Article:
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How to Become A Rabbi

This article provides an overview of Rabbinical careers and the requirements to become a Rabbi. This article will outline a Rabbi's job duties, salary levels, and employment prospects, as well as discuss the career's necessary skills, training, educational requirements, and certification requirements.

Rabbi Job Duties

Rabbis are the head of their congregations and preserve the substance of Jewish religious worship. Rabbis serve Orthodox, Conservative, Reform, Reconstructionist, and unaffiliated Jewish congregations. Their duties vary depending on their particular branch of Judaism, and even between congregations of the same branch, but can include:

  • Leading their congregation in worship
  • Officiating at bar and bat mitzvahs
  • Officiating at weddings
  • Officiating at funerals
  • Performing administrative duties of the congregation
  • Performing community relations
  • Acting as a point of contact for interfaith relations and activities
  • Some Rabbis may write for religious and lay publications
  • Some Rabbis may teach in theological seminars, colleges or universities

Rabbis have greater independence in religious expression than do other clergy because of the absence of a formal hierarchy. Rabbis are responsible to the board of trustees of their congregation.

Rabbi Job Skills

Rabbis act as an intermediary between their congregation and the divine. As such, they must possess many unique skills, including:

  • A strong sense of "calling" to the ministry of God
  • A strong sense of morality
  • Caring and empathy for their fellow man
  • Excellent listening skills
  • Excellent communication skills
  • An ability to relate theological concepts to the lives of their parishioners
  • Personal strength to help parishioners through difficult times, such as the loss of a loved one

Rabbi Income

Incomes for Rabbis can vary greatly. They typically receive an annual salary, and in addition may receive housing, health insurance, and a retirement plan. A Rabbi may earn additional income officiating at ceremonies such as weddings, and bar and bat mitzvahs. In 2003, the Bureau of Labor Statistics reported the average salary for all clergy including Rabbis to be in the $36,000 range. Rabbi income is often quoted in the press to be in the range of $50,000 to $150,000. Variation depends on geographic location, and the size and wealth of a congregation.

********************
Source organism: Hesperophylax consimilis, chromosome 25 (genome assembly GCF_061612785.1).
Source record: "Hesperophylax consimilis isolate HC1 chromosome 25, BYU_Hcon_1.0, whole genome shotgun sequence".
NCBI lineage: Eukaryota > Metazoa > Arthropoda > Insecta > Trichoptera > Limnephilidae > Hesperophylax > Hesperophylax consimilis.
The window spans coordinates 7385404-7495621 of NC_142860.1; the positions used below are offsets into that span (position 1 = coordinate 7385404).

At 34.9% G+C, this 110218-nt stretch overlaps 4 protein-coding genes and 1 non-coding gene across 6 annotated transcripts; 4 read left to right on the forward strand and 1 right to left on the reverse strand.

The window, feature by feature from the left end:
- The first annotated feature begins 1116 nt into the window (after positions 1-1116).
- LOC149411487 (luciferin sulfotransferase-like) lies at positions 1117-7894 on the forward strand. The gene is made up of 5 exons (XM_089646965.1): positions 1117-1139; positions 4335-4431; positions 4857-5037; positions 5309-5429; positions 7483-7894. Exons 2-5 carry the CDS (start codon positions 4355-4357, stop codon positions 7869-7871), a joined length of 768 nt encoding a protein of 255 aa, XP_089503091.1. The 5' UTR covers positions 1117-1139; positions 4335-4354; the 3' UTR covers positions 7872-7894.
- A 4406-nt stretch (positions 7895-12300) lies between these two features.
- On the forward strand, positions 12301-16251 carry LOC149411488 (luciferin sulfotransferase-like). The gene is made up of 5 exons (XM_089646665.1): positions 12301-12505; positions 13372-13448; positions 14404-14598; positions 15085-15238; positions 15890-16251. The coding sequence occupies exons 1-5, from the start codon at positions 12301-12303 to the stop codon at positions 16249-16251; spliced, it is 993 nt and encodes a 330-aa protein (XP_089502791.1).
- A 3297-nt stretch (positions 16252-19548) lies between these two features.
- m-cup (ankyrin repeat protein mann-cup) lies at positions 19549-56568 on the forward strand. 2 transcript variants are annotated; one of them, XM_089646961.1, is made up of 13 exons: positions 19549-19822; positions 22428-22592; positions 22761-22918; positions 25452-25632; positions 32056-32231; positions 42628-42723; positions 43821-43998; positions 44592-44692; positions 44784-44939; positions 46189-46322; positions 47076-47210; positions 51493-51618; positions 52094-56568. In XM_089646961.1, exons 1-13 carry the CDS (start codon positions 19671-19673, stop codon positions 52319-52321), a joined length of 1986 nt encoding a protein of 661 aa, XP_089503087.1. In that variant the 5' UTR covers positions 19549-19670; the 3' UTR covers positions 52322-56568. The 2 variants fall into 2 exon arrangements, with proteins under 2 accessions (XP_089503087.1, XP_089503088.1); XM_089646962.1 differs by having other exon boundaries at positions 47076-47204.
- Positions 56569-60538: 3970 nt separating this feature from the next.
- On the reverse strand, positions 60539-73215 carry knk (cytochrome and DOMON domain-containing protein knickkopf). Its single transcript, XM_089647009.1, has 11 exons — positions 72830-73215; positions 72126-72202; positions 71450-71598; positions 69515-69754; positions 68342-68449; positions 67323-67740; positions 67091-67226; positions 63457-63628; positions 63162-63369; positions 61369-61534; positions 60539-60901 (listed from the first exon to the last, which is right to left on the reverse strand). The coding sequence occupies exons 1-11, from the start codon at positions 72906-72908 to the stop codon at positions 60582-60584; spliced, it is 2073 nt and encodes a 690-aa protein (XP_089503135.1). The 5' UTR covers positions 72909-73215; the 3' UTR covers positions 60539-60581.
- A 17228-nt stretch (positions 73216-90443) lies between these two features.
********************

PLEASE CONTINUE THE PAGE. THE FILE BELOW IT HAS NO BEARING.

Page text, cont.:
Training and Education Required to Become a Rabbi

The training required to become a Rabbi is rigorous. To become eligible for ordination as a Rabbi, an individual must complete a course of study in a Jewish seminary. Most seminaries require students to be college graduates. Jewish seminaries typically take five years to complete, but can last from four to six years. Graduates are awarded the title Rabbi and earn a Master of Arts in Hebrew Letters.

Click here to review a list of Theology Schoolsand the programs that they offer.

Rabbi Employment

In 1998, The Bureau of Labor Statistics reported that there were 5,000 Rabbis supporting congregations in the United States. This number did not include the number of ordained Rabbis serving in other occupations.

Newly ordained Rabbis usually begin employment in small congregations, as assistants to experienced Rabbis in larger congregations, as directors of Hillel Foundations on college campuses, as teachers in educational institutions, or as chaplains in the U.S. Armed forces.

Rabbi Job Outlook

Job opportunities for Rabbis are expected in all major branches of Judaism through the most of the next decade. Rabbis willing to work in small, under-served communities will have the best prospects for employment.

There are other related occupations for ordained Rabbis, including: teaching Jewish studies at colleges and universities, serving as chaplains in the Armed Forces, serving as hospital chaplains, serving as university chaplains, serving as a chaplain in a correctional institution, and positions in social service or Jewish community agencies.